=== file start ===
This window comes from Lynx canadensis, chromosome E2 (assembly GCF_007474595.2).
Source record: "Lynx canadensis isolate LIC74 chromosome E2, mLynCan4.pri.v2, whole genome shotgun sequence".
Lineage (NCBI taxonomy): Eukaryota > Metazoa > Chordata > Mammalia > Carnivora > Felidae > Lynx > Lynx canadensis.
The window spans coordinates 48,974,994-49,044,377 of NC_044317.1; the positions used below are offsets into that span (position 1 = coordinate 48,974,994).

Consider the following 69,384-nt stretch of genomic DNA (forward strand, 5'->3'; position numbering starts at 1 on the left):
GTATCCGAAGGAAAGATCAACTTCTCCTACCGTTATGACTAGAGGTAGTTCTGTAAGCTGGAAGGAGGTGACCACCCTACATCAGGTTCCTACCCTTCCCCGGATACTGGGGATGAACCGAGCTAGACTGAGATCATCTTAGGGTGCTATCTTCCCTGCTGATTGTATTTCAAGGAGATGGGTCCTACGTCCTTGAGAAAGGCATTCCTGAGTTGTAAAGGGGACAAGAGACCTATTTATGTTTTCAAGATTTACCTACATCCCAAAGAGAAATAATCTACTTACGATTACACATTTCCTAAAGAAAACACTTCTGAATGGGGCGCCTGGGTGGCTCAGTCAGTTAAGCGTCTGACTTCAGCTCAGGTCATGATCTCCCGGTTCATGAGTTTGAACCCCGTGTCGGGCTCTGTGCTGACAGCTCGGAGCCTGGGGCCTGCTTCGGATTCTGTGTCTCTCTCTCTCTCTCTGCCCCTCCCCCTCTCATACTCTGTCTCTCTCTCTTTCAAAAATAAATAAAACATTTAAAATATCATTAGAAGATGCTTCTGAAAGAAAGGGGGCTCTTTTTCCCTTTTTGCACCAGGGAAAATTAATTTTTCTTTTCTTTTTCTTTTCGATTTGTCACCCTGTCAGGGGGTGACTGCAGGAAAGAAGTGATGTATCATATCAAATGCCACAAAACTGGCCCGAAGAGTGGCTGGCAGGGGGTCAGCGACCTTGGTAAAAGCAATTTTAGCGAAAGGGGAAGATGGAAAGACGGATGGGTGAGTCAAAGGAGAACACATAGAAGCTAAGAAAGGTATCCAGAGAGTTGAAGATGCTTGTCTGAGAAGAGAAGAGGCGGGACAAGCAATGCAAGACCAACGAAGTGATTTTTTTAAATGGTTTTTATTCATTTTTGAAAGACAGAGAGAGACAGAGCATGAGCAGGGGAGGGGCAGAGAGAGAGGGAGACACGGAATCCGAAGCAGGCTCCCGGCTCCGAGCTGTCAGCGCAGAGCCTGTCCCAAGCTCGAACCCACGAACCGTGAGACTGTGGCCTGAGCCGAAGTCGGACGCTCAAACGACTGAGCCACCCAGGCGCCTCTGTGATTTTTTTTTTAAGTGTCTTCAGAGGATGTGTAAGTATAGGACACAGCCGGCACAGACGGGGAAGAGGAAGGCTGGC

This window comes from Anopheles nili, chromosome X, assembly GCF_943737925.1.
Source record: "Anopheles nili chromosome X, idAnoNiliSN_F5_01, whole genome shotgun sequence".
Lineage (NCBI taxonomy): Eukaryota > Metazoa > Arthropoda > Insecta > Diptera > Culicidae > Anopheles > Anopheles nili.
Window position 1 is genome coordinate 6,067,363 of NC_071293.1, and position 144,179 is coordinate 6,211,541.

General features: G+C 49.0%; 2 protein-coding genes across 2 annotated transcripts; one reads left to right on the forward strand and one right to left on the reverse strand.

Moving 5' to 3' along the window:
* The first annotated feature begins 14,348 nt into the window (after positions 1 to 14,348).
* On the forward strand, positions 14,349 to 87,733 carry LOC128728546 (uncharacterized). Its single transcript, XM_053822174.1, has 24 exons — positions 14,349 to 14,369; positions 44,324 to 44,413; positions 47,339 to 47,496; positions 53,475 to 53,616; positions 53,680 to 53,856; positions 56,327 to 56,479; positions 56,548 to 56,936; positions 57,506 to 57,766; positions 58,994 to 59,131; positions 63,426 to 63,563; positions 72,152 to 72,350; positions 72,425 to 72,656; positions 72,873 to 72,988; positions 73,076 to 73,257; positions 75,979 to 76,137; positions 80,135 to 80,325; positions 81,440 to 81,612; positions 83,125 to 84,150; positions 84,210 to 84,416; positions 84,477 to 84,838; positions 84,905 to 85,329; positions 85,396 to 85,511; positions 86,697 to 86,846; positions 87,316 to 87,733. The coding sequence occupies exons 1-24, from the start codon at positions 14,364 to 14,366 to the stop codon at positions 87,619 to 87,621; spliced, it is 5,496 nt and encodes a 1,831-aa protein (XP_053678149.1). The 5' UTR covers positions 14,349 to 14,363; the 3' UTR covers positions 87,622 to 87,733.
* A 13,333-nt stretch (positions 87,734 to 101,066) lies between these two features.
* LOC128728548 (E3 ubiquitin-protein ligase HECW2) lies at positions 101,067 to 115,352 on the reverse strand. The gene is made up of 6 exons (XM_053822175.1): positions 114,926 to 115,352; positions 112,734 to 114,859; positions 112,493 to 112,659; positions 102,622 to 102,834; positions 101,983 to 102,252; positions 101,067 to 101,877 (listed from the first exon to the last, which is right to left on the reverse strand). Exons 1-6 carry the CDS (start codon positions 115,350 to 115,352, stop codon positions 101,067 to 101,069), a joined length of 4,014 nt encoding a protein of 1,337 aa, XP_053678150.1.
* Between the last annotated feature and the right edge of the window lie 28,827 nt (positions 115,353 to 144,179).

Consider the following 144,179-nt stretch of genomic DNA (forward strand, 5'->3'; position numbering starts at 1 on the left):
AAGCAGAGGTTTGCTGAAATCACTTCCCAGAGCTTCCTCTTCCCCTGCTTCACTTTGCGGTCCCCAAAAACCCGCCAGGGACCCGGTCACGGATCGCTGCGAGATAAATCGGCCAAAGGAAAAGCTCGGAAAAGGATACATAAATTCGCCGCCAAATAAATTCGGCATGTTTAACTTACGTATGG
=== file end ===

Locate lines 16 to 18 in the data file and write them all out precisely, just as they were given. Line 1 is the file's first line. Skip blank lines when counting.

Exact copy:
* LOC128728548 (E3 ubiquitin-protein ligase HECW2) lies at positions 101,067 to 115,352 on the reverse strand. The gene is made up of 6 exons (XM_053822175.1): positions 114,926 to 115,352; positions 112,734 to 114,859; positions 112,493 to 112,659; positions 102,622 to 102,834; positions 101,983 to 102,252; positions 101,067 to 101,877 (listed from the first exon to the last, which is right to left on the reverse strand). Exons 1-6 carry the CDS (start codon positions 115,350 to 115,352, stop codon positions 101,067 to 101,069), a joined length of 4,014 nt encoding a protein of 1,337 aa, XP_053678150.1.
* Between the last annotated feature and the right edge of the window lie 28,827 nt (positions 115,353 to 144,179).

Consider the following 144,179-nt stretch of genomic DNA (forward strand, 5'->3'; position numbering starts at 1 on the left):